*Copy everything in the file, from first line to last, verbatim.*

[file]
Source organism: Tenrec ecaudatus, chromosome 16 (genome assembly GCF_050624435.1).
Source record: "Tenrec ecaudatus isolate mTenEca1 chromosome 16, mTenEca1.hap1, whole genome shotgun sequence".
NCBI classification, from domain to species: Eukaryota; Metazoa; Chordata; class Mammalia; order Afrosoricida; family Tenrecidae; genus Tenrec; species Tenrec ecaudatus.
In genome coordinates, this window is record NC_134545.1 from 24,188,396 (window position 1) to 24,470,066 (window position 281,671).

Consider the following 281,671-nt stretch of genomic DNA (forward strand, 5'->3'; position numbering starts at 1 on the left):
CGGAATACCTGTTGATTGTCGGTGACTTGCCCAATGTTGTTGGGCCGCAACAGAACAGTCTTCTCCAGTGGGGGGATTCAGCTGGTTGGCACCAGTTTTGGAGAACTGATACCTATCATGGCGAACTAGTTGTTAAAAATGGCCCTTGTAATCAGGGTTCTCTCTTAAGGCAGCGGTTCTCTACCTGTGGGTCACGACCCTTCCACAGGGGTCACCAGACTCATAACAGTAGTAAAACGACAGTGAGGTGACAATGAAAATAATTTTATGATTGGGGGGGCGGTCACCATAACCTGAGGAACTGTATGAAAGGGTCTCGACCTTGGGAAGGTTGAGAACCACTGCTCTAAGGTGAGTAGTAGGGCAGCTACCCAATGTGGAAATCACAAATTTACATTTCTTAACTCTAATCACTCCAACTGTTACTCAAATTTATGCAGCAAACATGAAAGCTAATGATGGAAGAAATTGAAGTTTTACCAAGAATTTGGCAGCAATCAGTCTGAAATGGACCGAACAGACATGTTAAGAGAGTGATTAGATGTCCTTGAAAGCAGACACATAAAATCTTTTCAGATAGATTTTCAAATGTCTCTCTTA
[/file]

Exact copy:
Source organism: Tenrec ecaudatus, chromosome 16 (genome assembly GCF_050624435.1).
Source record: "Tenrec ecaudatus isolate mTenEca1 chromosome 16, mTenEca1.hap1, whole genome shotgun sequence".
NCBI classification, from domain to species: Eukaryota; Metazoa; Chordata; class Mammalia; order Afrosoricida; family Tenrecidae; genus Tenrec; species Tenrec ecaudatus.
In genome coordinates, this window is record NC_134545.1 from 24,188,396 (window position 1) to 24,470,066 (window position 281,671).

Consider the following 281,671-nt stretch of genomic DNA (forward strand, 5'->3'; position numbering starts at 1 on the left):
CGGAATACCTGTTGATTGTCGGTGACTTGCCCAATGTTGTTGGGCCGCAACAGAACAGTCTTCTCCAGTGGGGGGATTCAGCTGGTTGGCACCAGTTTTGGAGAACTGATACCTATCATGGCGAACTAGTTGTTAAAAATGGCCCTTGTAATCAGGGTTCTCTCTTAAGGCAGCGGTTCTCTACCTGTGGGTCACGACCCTTCCACAGGGGTCACCAGACTCATAACAGTAGTAAAACGACAGTGAGGTGACAATGAAAATAATTTTATGATTGGGGGGGCGGTCACCATAACCTGAGGAACTGTATGAAAGGGTCTCGACCTTGGGAAGGTTGAGAACCACTGCTCTAAGGTGAGTAGTAGGGCAGCTACCCAATGTGGAAATCACAAATTTACATTTCTTAACTCTAATCACTCCAACTGTTACTCAAATTTATGCAGCAAACATGAAAGCTAATGATGGAAGAAATTGAAGTTTTACCAAGAATTTGGCAGCAATCAGTCTGAAATGGACCGAACAGACATGTTAAGAGAGTGATTAGATGTCCTTGAAAGCAGACACATAAAATCTTTTCAGATAGATTTTCAAATGTCTCTCTTA